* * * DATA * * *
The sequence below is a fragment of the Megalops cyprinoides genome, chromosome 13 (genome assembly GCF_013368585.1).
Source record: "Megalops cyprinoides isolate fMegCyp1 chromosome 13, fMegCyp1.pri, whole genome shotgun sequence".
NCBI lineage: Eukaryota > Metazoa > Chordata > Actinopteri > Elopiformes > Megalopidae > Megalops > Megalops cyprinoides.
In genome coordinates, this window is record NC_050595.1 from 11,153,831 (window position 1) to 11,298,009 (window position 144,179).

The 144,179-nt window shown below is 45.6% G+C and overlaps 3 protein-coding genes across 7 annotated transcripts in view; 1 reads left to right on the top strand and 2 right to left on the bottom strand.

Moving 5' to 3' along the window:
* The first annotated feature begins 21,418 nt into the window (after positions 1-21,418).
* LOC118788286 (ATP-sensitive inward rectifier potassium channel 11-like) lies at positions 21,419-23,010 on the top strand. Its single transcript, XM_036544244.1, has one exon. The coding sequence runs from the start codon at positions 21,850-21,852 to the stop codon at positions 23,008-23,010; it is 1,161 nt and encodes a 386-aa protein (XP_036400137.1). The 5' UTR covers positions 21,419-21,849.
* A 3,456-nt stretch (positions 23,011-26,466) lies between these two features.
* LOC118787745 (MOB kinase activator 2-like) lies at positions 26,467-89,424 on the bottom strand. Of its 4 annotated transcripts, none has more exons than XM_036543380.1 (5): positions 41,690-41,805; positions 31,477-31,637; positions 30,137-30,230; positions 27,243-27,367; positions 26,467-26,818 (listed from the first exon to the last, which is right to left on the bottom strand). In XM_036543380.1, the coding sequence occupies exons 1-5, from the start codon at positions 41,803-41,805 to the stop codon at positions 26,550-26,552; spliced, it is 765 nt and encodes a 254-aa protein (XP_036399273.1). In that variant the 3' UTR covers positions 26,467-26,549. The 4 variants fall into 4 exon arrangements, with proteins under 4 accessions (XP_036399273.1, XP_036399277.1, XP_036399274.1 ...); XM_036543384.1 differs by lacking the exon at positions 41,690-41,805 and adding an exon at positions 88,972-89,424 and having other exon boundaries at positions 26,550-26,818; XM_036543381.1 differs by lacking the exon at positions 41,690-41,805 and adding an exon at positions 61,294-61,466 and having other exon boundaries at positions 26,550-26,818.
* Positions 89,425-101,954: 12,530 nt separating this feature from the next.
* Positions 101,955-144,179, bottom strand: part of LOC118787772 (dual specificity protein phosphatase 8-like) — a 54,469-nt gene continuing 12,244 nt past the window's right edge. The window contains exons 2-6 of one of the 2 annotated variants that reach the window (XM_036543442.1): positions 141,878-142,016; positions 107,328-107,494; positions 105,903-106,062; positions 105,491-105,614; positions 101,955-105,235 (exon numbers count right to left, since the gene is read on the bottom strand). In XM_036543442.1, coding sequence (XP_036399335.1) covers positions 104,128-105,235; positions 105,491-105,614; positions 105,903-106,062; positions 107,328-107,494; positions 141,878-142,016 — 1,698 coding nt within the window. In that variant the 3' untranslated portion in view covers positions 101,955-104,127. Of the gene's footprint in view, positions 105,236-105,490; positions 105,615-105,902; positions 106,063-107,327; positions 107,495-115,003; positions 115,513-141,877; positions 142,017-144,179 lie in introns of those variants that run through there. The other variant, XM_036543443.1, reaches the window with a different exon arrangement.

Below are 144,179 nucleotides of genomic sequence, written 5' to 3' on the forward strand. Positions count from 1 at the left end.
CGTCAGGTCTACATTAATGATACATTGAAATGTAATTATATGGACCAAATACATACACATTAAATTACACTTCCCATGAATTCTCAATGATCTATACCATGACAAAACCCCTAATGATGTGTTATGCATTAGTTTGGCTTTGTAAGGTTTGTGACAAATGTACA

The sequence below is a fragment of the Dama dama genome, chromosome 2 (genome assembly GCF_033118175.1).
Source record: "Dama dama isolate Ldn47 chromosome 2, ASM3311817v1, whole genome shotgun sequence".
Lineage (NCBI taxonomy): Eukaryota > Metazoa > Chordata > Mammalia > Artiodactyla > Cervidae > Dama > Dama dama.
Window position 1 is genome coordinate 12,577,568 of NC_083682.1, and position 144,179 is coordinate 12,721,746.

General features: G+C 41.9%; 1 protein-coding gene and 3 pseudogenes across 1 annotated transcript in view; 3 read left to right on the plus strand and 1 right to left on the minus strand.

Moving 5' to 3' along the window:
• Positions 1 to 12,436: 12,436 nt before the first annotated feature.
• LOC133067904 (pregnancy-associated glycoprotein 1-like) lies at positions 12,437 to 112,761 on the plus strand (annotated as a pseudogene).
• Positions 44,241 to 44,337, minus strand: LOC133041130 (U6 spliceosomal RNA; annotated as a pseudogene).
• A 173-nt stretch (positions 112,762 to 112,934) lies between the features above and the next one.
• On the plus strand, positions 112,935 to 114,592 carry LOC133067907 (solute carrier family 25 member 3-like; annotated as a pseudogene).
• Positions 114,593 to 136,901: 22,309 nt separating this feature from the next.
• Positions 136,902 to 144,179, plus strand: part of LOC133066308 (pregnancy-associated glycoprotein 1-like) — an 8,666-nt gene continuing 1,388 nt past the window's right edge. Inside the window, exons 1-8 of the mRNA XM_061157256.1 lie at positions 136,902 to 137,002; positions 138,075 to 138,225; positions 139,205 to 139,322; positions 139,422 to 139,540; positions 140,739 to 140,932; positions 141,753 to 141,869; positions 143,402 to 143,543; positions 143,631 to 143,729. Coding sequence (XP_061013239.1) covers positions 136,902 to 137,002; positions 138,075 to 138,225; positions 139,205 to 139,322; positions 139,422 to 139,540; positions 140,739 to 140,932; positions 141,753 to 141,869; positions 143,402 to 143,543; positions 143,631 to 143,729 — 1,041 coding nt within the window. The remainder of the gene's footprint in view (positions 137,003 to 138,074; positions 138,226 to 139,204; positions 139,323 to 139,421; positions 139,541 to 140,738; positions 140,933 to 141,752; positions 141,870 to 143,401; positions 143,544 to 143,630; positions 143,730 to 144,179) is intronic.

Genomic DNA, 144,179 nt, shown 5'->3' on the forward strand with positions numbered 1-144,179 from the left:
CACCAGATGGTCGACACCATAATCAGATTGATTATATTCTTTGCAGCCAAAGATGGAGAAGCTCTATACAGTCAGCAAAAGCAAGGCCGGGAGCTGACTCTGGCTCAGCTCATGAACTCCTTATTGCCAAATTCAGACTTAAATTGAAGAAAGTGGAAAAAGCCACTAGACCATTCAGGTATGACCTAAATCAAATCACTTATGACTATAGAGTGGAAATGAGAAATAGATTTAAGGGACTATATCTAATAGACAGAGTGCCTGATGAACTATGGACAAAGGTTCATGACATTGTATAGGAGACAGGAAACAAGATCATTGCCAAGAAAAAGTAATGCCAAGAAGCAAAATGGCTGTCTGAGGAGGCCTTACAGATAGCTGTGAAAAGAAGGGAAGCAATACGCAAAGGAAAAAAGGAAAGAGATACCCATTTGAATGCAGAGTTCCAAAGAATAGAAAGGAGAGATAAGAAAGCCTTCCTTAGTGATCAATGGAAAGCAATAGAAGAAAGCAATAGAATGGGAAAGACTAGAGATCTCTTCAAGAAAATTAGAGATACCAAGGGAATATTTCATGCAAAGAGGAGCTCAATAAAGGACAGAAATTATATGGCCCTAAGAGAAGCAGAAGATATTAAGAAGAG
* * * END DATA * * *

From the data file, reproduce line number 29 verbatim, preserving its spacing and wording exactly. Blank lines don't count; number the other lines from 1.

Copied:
CACCAGATGGTCGACACCATAATCAGATTGATTATATTCTTTGCAGCCAAAGATGGAGAAGCTCTATACAGTCAGCAAAAGCAAGGCCGGGAGCTGACTCTGGCTCAGCTCATGAACTCCTTATTGCCAAATTCAGACTTAAATTGAAGAAAGTGGAAAAAGCCACTAGACCATTCAGGTATGACCTAAATCAAATCACTTATGACTATAGAGTGGAAATGAGAAATAGATTTAAGGGACTATATCTAATAGACAGAGTGCCTGATGAACTATGGACAAAGGTTCATGACATTGTATAGGAGACAGGAAACAAGATCATTGCCAAGAAAAAGTAATGCCAAGAAGCAAAATGGCTGTCTGAGGAGGCCTTACAGATAGCTGTGAAAAGAAGGGAAGCAATACGCAAAGGAAAAAAGGAAAGAGATACCCATTTGAATGCAGAGTTCCAAAGAATAGAAAGGAGAGATAAGAAAGCCTTCCTTAGTGATCAATGGAAAGCAATAGAAGAAAGCAATAGAATGGGAAAGACTAGAGATCTCTTCAAGAAAATTAGAGATACCAAGGGAATATTTCATGCAAAGAGGAGCTCAATAAAGGACAGAAATTATATGGCCCTAAGAGAAGCAGAAGATATTAAGAAGAG